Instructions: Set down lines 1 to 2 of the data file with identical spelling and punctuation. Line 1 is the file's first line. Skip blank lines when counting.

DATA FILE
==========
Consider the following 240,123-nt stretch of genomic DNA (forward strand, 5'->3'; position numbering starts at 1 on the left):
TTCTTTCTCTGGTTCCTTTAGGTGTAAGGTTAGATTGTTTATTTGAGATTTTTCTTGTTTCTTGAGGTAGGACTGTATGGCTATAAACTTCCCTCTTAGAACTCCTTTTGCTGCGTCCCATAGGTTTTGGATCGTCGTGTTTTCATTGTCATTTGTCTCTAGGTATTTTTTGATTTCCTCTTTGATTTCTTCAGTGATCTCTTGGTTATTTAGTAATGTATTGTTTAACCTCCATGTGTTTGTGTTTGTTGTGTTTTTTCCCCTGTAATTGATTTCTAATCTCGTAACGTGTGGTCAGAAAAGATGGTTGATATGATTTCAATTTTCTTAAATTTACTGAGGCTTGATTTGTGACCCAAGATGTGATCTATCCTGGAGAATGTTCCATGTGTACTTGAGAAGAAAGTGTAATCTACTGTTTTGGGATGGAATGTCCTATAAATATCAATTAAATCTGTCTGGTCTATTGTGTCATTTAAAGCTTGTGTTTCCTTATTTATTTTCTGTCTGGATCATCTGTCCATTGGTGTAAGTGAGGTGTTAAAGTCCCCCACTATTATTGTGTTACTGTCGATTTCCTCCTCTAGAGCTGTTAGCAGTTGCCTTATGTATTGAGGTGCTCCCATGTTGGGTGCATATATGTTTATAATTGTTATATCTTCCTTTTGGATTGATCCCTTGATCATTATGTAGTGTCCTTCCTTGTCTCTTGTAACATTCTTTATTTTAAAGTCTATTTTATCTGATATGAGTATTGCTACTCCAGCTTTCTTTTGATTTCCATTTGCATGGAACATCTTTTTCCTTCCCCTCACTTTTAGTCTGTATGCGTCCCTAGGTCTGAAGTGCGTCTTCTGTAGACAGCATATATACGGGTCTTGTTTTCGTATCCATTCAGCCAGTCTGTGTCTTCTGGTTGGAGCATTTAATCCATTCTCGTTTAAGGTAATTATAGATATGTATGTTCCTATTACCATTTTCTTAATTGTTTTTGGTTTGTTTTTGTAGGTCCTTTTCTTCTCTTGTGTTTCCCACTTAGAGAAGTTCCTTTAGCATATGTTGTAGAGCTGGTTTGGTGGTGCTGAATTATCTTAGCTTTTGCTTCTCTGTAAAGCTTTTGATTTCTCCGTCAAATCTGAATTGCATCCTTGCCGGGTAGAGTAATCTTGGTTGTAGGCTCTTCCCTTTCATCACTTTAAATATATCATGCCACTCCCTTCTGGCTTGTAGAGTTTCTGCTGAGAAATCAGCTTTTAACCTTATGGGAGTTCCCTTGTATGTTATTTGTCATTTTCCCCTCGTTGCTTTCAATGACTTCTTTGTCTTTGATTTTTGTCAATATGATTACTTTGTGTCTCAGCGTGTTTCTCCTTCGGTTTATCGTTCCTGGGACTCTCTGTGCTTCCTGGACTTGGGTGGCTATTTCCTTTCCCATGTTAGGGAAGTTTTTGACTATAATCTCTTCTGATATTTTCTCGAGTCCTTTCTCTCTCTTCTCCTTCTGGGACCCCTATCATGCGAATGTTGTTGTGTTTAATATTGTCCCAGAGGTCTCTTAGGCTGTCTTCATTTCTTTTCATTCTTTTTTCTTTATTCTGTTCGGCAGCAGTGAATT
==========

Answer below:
Consider the following 240,123-nt stretch of genomic DNA (forward strand, 5'->3'; position numbering starts at 1 on the left):
TTCTTTCTCTGGTTCCTTTAGGTGTAAGGTTAGATTGTTTATTTGAGATTTTTCTTGTTTCTTGAGGTAGGACTGTATGGCTATAAACTTCCCTCTTAGAACTCCTTTTGCTGCGTCCCATAGGTTTTGGATCGTCGTGTTTTCATTGTCATTTGTCTCTAGGTATTTTTTGATTTCCTCTTTGATTTCTTCAGTGATCTCTTGGTTATTTAGTAATGTATTGTTTAACCTCCATGTGTTTGTGTTTGTTGTGTTTTTTCCCCTGTAATTGATTTCTAATCTCGTAACGTGTGGTCAGAAAAGATGGTTGATATGATTTCAATTTTCTTAAATTTACTGAGGCTTGATTTGTGACCCAAGATGTGATCTATCCTGGAGAATGTTCCATGTGTACTTGAGAAGAAAGTGTAATCTACTGTTTTGGGATGGAATGTCCTATAAATATCAATTAAATCTGTCTGGTCTATTGTGTCATTTAAAGCTTGTGTTTCCTTATTTATTTTCTGTCTGGATCATCTGTCCATTGGTGTAAGTGAGGTGTTAAAGTCCCCCACTATTATTGTGTTACTGTCGATTTCCTCCTCTAGAGCTGTTAGCAGTTGCCTTATGTATTGAGGTGCTCCCATGTTGGGTGCATATATGTTTATAATTGTTATATCTTCCTTTTGGATTGATCCCTTGATCATTATGTAGTGTCCTTCCTTGTCTCTTGTAACATTCTTTATTTTAAAGTCTATTTTATCTGATATGAGTATTGCTACTCCAGCTTTCTTTTGATTTCCATTTGCATGGAACATCTTTTTCCTTCCCCTCACTTTTAGTCTGTATGCGTCCCTAGGTCTGAAGTGCGTCTTCTGTAGACAGCATATATACGGGTCTTGTTTTCGTATCCATTCAGCCAGTCTGTGTCTTCTGGTTGGAGCATTTAATCCATTCTCGTTTAAGGTAATTATAGATATGTATGTTCCTATTACCATTTTCTTAATTGTTTTTGGTTTGTTTTTGTAGGTCCTTTTCTTCTCTTGTGTTTCCCACTTAGAGAAGTTCCTTTAGCATATGTTGTAGAGCTGGTTTGGTGGTGCTGAATTATCTTAGCTTTTGCTTCTCTGTAAAGCTTTTGATTTCTCCGTCAAATCTGAATTGCATCCTTGCCGGGTAGAGTAATCTTGGTTGTAGGCTCTTCCCTTTCATCACTTTAAATATATCATGCCACTCCCTTCTGGCTTGTAGAGTTTCTGCTGAGAAATCAGCTTTTAACCTTATGGGAGTTCCCTTGTATGTTATTTGTCATTTTCCCCTCGTTGCTTTCAATGACTTCTTTGTCTTTGATTTTTGTCAATATGATTACTTTGTGTCTCAGCGTGTTTCTCCTTCGGTTTATCGTTCCTGGGACTCTCTGTGCTTCCTGGACTTGGGTGGCTATTTCCTTTCCCATGTTAGGGAAGTTTTTGACTATAATCTCTTCTGATATTTTCTCGAGTCCTTTCTCTCTCTTCTCCTTCTGGGACCCCTATCATGCGAATGTTGTTGTGTTTAATATTGTCCCAGAGGTCTCTTAGGCTGTCTTCATTTCTTTTCATTCTTTTTTCTTTATTCTGTTCGGCAGCAGTGAATT